February’s Still Kickin Poster: The Importance of Now

In the hardest times, we need each other. It’s something Nora Purmort knows from experience, and it’s why she founded Still Kickin. Nora’s organization helps build an emotional and financial safety net for people going through their toughest moments. We were so inspired by Nora’s work that we launched a six-month collaboration. Some of Adobe’s most talented designers from around the world designed posters that reflect Still Kickin’s impact and message, and Still Kickin will use the profits from poster sales to continue their work.

Our sixth and final poster is by Marco Mueller, Germany-based experience designer. We asked Marco to give us the inside scoop on the meaning and creative process behind this month’s poster, available here.

Why did you volunteer to create a poster for Still Kickin?

All of the designers in the Adobe Hamburg office received a copy of Nora’s book, so that’s how I got to know her story. I related to what she wrote—I know how quickly people can find themselves in awful situations, like illness or accidents. Nora’s husband battled cancer, and we’ve had to deal with cancer in my family, too, so I know how important it is to have as much support as possible when things get hard.

When you learned about Still Kickin’s mission, what meant the most to you?

I think it’s especially meaningful that Still Kickin doesn’t just give financial support; they are also a community of people who share similar experiences. To know that you are not alone with your struggle helps to get through rough times.

What was your inspiration for your poster? What did you want to communicate?

I was inspired by a line in Nora’s book: “It’s just one tiny word that helped me do the biggest things in life, like getting married and buying a house and having a baby or getting my ears pierced at age thirty-two. I look at it every day, to remind me what time it is: now.”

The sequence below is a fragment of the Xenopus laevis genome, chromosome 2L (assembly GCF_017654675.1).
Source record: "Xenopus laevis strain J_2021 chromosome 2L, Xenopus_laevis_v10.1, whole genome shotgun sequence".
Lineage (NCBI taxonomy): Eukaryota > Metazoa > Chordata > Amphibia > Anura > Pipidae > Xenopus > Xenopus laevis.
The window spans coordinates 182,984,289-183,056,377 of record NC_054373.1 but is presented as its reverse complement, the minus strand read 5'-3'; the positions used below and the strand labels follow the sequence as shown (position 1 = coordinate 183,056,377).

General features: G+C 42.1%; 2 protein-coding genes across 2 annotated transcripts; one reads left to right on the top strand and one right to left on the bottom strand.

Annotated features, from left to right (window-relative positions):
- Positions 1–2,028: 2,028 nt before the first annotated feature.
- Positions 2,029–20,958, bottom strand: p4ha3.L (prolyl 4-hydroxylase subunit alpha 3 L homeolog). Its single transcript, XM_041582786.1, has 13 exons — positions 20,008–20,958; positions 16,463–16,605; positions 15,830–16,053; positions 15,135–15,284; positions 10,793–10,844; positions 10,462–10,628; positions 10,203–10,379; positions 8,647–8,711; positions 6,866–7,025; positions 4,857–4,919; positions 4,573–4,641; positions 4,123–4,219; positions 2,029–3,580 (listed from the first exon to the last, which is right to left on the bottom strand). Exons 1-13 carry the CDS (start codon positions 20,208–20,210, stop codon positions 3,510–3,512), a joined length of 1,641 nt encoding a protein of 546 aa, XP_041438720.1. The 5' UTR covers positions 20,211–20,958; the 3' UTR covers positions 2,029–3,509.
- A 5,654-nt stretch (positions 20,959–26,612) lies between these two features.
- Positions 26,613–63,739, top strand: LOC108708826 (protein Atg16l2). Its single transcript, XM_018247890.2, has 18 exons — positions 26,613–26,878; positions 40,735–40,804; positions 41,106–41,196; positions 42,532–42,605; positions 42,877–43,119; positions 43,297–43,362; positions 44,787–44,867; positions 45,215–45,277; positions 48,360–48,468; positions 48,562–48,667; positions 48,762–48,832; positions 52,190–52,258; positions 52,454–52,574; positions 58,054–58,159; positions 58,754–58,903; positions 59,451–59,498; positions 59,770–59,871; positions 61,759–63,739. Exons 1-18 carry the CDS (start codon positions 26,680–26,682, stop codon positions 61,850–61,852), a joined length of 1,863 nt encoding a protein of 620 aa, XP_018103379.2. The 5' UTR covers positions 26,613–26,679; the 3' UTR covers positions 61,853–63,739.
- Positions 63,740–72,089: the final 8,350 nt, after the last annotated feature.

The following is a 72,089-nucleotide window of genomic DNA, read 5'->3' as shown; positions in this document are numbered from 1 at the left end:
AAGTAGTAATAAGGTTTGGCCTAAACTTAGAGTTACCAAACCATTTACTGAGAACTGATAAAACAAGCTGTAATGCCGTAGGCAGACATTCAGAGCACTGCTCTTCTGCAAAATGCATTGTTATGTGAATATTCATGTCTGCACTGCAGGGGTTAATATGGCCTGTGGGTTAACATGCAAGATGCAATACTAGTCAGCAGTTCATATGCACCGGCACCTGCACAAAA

This meant a lot to me—my girlfriend is a nurse in intensive care. Sometimes we talk about people who come to the hospital and tell her about their regrets, and the regrets are things they didn’t do, like visiting someone or reconciling with their children. It makes me think about Nora’s “now.” If you’re not doing the things that mean something, you may regret it, so this is what I wanted to communicate in the poster.

Tell us a little about your creative process for this project. Where did you start? How did your work evolve into the final product?

I usually start by scribbling ideas. This works well for me because it helps to get the ideas going without letting me get too attached to one design. As I thought about Nora’s idea of “now,” I knew I wanted to create something spontaneous to represent seizing a moment. To do this, I recreated the movement of a brush stroke in Illustrator with different custom brushes that were masked and layered. I especially like that the design is digital, but has an almost analog feel because there are lots of fine details.

Do you think designers can play a role in making the world a better place? If so, how can they best use their design superpowers for good?

To be honest I am not really sure if we can change the world simply by design. But if a great idea and a great design come together, that can certainly help to push things forward. I wouldn’t rely only on designers to make the world a better place, but I don’t mind if somebody proves me wrong!

Other stories in this series: